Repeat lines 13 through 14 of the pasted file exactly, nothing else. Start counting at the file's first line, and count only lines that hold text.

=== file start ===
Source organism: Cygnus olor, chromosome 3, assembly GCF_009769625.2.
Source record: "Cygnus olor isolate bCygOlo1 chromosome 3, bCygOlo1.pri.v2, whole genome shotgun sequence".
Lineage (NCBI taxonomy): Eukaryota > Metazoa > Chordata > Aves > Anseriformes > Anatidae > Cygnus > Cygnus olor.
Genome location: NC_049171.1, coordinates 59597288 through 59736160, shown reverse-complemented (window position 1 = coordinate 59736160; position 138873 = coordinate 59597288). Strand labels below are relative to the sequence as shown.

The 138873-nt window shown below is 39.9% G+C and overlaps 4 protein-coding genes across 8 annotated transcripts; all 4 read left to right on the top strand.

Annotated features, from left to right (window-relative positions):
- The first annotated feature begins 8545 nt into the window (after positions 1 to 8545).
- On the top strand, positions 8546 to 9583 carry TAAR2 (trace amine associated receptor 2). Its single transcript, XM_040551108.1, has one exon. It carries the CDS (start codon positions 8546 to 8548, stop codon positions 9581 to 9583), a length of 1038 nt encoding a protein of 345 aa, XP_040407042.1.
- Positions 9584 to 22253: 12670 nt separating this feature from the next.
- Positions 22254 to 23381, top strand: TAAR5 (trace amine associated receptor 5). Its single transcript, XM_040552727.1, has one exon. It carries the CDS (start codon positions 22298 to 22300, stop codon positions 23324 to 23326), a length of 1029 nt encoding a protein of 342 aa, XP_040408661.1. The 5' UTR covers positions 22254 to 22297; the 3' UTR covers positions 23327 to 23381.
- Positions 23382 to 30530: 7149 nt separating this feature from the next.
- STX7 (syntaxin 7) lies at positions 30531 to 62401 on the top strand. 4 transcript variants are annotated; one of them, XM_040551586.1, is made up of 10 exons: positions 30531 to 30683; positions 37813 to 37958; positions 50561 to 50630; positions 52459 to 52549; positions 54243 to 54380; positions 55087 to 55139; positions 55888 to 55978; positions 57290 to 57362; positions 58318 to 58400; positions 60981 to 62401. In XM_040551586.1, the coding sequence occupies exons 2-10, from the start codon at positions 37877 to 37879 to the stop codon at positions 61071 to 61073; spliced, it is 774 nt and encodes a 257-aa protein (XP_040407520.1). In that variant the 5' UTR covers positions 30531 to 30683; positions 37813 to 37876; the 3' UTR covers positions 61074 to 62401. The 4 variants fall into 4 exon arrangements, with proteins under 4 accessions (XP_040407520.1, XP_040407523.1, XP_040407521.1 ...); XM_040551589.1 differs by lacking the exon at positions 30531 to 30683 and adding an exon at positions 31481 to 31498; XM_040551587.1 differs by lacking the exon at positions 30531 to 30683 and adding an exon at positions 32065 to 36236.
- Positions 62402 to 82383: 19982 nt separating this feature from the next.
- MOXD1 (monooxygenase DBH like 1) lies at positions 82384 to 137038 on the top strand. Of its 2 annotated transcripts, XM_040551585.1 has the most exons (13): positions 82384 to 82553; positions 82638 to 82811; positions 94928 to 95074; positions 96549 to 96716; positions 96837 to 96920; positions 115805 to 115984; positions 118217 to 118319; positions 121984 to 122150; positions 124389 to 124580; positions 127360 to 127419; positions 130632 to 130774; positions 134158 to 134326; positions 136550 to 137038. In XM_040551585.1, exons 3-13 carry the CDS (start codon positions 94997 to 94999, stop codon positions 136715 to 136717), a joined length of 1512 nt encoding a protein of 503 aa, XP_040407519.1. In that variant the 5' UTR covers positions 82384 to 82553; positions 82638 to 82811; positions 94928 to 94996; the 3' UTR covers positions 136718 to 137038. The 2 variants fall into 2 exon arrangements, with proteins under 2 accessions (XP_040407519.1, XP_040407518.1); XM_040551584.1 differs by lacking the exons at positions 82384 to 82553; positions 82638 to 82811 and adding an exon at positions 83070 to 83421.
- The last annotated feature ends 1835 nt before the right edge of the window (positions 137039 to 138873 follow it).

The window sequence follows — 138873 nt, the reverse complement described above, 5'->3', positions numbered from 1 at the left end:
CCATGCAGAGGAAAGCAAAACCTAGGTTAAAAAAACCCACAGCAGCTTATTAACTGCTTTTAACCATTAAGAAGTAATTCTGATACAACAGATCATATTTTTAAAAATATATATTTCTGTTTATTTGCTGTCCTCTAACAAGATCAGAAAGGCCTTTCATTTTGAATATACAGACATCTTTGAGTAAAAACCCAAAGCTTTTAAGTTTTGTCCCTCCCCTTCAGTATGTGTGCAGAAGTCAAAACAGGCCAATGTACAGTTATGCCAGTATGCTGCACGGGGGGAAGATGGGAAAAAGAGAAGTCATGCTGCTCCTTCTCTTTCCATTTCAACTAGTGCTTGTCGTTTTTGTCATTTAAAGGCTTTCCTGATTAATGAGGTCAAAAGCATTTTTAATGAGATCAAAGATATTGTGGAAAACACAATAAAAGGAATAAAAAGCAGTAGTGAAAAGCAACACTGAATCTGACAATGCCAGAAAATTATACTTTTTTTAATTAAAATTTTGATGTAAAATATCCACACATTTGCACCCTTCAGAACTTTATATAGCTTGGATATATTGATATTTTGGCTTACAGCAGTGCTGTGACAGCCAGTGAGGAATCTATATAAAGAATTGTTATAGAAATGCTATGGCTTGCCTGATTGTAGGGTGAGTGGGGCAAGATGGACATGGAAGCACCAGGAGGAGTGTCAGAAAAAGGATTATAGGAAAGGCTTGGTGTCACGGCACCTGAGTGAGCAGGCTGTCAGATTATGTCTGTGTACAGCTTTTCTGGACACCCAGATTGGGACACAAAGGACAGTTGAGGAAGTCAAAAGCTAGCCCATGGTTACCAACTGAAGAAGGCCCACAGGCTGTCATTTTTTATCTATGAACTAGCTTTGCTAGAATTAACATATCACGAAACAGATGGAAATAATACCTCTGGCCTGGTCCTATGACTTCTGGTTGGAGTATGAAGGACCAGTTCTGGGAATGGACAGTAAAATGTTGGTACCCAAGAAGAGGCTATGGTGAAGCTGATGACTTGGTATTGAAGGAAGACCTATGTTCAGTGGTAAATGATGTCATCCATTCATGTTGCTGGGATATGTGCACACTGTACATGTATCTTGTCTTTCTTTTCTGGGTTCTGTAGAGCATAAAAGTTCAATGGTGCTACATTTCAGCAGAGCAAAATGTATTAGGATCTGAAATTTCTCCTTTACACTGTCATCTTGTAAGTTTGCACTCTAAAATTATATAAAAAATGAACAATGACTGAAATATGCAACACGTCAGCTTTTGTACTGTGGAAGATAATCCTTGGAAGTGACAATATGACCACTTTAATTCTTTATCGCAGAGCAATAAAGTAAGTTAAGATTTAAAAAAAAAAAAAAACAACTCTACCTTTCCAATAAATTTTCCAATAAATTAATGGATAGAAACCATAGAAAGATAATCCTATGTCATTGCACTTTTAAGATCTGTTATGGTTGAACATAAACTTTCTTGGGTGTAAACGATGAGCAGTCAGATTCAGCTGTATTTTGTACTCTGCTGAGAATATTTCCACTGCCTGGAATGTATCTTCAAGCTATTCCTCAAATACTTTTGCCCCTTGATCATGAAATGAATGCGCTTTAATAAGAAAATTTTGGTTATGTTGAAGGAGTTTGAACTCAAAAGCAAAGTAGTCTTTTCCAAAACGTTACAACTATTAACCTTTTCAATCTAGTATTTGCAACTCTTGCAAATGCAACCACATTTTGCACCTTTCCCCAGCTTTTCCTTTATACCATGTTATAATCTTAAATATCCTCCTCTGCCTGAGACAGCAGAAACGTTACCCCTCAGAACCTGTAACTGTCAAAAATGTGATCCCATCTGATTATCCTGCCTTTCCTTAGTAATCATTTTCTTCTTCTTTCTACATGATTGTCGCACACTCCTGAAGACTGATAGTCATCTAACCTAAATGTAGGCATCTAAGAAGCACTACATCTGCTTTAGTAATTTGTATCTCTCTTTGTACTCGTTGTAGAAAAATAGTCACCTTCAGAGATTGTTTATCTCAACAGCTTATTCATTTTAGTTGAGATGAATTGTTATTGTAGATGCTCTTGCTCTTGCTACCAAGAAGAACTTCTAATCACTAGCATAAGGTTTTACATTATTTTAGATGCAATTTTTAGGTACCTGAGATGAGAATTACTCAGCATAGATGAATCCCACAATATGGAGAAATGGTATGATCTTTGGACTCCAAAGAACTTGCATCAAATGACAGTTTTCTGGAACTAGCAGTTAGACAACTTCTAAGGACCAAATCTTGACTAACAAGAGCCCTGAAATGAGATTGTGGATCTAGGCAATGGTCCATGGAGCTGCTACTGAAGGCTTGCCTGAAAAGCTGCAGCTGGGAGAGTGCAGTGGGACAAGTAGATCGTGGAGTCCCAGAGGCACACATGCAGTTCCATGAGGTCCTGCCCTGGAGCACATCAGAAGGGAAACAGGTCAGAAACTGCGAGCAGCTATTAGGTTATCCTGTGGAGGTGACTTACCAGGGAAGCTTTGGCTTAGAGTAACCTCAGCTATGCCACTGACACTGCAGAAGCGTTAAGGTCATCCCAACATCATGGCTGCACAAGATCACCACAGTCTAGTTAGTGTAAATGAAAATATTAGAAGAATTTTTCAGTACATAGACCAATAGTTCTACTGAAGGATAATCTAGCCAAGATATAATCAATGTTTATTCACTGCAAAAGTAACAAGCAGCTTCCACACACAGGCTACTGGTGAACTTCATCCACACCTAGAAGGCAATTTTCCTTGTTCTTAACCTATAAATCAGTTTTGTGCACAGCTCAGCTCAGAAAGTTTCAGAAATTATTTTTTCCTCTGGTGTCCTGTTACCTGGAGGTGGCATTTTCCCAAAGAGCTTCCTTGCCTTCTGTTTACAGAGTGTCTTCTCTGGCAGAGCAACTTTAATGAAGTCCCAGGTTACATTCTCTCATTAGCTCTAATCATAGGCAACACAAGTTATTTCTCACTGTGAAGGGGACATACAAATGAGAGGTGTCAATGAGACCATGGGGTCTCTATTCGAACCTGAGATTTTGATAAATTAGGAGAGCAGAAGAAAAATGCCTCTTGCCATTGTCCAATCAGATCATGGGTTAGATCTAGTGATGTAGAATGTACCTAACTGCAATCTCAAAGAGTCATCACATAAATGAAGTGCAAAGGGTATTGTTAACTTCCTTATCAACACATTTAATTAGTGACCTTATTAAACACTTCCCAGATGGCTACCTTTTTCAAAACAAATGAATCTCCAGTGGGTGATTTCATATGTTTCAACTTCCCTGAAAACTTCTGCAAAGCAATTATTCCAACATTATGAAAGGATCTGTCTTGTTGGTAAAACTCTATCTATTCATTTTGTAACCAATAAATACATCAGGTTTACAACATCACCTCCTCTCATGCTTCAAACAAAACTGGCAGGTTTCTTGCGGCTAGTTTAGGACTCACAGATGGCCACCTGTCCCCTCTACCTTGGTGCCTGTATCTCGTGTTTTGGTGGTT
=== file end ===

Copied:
- Positions 62402 to 82383: 19982 nt separating this feature from the next.
- MOXD1 (monooxygenase DBH like 1) lies at positions 82384 to 137038 on the top strand. Of its 2 annotated transcripts, XM_040551585.1 has the most exons (13): positions 82384 to 82553; positions 82638 to 82811; positions 94928 to 95074; positions 96549 to 96716; positions 96837 to 96920; positions 115805 to 115984; positions 118217 to 118319; positions 121984 to 122150; positions 124389 to 124580; positions 127360 to 127419; positions 130632 to 130774; positions 134158 to 134326; positions 136550 to 137038. In XM_040551585.1, exons 3-13 carry the CDS (start codon positions 94997 to 94999, stop codon positions 136715 to 136717), a joined length of 1512 nt encoding a protein of 503 aa, XP_040407519.1. In that variant the 5' UTR covers positions 82384 to 82553; positions 82638 to 82811; positions 94928 to 94996; the 3' UTR covers positions 136718 to 137038. The 2 variants fall into 2 exon arrangements, with proteins under 2 accessions (XP_040407519.1, XP_040407518.1); XM_040551584.1 differs by lacking the exons at positions 82384 to 82553; positions 82638 to 82811 and adding an exon at positions 83070 to 83421.